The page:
"I do not see how, under the circumstances, the bishop could have acted otherwise than he has done, when most desirous of protecting me. Nor could I have done otherwise, I think, than acknowledge my desire to show him all the deference I could consistently with upholding the cause to which I had devoted myself, or fail to relieve him as soon as possible from the strain to which I had subjected him.

"As the whole matter had been so public, I thought my reasons for acting as I have done ought also to be public. My case, moreover, is not at all like that of certain others who are contending against the Courts on the ground that they are not true Church Courts. I have had nothing to do with the Courts. My concern has been entirely with the bishop, and with the bishop acting of himself without the Courts, and indeed himself contending against the Courts, or at least refusing to act through them.

"Let me add a few more words as to another question which you think may possibly arise. I have no other thought but to devote the rest of my days, as far as God permits me, to make the best use of the opportunities of usefulness that remain to me, within the bosom of the Church of England. To the Church of England, notwithstanding all its shortcomings and difficulties, I am unalterably attached, not only by early impressions and numerous pledges, but by convictions growing with growing years. And it would, I think, be only to repeat the grievous error which most unhappily scattered the early Tractarian host to be now impatient under the difficulties and possible losses that beset our witness to the truths we uphold, instead of waiting quietly to see, as they might have done, and what has proved to be an unanswerable fact, how, as of old, truth may avenge itself, and those who once doubted or opposed have become at last the foremost to defend.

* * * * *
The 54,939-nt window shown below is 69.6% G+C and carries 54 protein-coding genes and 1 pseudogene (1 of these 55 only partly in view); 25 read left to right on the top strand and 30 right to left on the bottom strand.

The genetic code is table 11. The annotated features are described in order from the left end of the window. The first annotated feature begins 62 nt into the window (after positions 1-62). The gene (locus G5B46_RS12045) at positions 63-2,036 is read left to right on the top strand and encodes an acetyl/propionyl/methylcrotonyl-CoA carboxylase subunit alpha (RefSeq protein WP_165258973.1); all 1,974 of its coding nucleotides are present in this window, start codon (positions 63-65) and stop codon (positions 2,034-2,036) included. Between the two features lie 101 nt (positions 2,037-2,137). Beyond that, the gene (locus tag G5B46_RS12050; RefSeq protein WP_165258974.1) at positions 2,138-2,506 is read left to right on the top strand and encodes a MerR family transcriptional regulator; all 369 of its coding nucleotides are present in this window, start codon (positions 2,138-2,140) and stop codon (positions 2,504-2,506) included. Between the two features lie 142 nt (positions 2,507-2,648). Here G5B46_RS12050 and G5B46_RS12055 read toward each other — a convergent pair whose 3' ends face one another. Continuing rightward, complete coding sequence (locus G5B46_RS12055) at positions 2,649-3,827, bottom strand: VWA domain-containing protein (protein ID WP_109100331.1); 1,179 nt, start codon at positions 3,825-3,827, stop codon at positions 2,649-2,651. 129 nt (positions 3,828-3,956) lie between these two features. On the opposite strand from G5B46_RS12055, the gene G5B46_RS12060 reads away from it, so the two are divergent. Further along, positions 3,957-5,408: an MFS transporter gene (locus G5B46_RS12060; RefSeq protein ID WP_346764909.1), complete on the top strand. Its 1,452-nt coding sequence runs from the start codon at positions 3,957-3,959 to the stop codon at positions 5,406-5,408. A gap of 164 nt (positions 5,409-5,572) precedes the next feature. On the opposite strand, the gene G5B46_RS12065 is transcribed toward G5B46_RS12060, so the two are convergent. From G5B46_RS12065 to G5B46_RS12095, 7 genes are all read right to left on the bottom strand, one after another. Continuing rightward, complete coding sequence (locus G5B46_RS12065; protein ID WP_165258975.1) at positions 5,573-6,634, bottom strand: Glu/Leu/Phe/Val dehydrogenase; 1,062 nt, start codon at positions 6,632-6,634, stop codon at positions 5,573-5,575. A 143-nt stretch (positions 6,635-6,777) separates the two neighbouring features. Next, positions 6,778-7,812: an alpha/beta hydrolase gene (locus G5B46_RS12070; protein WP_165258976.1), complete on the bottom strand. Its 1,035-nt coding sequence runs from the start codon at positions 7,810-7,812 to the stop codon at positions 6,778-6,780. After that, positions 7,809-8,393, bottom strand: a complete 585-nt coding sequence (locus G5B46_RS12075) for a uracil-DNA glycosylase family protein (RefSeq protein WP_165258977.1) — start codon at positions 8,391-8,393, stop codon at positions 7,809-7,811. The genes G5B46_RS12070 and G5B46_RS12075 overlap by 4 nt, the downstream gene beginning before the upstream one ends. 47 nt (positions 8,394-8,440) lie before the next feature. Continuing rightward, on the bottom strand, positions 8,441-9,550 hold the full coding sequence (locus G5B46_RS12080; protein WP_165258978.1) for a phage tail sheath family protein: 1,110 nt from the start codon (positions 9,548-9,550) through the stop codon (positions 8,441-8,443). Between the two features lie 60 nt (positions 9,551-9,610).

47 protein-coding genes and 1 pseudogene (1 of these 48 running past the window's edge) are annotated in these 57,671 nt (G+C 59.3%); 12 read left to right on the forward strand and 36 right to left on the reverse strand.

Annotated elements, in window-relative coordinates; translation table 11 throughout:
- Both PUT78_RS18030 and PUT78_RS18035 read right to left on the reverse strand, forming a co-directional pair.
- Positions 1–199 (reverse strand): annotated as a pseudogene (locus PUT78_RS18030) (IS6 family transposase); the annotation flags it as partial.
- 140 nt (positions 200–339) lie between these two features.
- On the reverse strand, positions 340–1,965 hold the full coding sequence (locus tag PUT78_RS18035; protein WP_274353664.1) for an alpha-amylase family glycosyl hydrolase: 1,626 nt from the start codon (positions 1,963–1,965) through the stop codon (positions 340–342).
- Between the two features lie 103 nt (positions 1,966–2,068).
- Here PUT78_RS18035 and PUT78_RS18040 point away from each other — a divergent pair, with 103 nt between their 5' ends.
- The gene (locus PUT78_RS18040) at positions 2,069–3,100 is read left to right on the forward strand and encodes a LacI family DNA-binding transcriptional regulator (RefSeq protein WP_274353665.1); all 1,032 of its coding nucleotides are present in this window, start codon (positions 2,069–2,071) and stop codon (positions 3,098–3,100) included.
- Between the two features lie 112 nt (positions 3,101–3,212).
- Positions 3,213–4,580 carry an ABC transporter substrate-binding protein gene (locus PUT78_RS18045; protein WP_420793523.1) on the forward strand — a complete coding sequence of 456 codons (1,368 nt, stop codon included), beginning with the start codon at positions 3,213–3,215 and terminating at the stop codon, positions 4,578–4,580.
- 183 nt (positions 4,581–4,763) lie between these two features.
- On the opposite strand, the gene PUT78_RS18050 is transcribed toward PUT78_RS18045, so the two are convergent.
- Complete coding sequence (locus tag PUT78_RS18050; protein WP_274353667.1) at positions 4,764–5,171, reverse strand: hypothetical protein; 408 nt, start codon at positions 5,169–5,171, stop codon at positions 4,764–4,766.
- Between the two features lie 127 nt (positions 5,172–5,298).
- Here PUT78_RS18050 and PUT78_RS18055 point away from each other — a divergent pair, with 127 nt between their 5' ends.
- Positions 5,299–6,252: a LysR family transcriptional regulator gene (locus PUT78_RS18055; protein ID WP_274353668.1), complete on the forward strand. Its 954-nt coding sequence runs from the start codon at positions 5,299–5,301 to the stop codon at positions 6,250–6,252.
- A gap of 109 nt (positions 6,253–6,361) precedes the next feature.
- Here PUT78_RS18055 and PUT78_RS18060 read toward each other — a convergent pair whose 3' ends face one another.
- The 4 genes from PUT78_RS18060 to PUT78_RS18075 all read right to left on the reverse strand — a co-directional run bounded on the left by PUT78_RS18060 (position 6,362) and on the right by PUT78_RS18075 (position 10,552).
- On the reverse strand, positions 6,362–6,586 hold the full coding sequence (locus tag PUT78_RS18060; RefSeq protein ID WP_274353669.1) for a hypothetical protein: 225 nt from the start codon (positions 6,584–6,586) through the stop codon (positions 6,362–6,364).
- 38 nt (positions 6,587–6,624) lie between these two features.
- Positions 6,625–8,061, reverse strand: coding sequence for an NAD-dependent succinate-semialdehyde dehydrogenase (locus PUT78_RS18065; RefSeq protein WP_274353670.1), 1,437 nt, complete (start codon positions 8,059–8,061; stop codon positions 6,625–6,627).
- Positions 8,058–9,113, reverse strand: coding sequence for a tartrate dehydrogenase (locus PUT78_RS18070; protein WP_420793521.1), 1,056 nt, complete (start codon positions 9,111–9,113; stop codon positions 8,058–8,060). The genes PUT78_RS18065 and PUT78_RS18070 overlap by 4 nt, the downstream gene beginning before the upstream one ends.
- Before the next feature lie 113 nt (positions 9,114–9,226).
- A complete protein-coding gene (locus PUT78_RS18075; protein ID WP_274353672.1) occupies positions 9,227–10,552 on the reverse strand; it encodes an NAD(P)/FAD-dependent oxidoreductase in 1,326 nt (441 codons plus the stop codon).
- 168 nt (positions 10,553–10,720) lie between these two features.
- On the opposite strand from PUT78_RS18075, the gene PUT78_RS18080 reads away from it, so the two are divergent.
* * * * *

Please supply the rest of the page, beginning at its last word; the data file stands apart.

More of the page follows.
"Believe me,

"Ever very affectionately yours,


"The Rev. H. P. Liddon, D.D."


"Cuddesdon Palace, Wheatley, Oxon,

"April 5, 1880.


"I do not know that I have ever read a letter with greater pleasure, or with more thankfulness, than I have read yours in the Times of to-day. Its perfect fairness of statement, and the thoughtful consideration for all who are in any way interested in the question to which it refers--alike in what it says, and in what it forbears to say--are beyond my praise. O si sic omnes! is all I can say, when I think of present controversies and the controversialists who conduct them. I would thank you for it with all my heart, but that I ought rather to thank God for the gifts of charity, candour, and loyalty to truth, which make such a letter possible. It gives me a fairer prospect of peace and spiritual life in the Church than anything which has come under my notice for many a weary day.

"I am only waiting for your letter to issue the Licenses to you, in respect of the House of Mercy, Hospital, Orphanage (there is no other chapel, I think)--to the first (I suppose) as "Warden, to the other two as Chaplain. Be so kind as to let me have the correct description of each institution for insertion in the formal Licenses. You will then be free to consider what date you will wish the formal completion of your resignation to bear.

"Believe me to be,

"Yours very sincerely,

"J. F. OXON."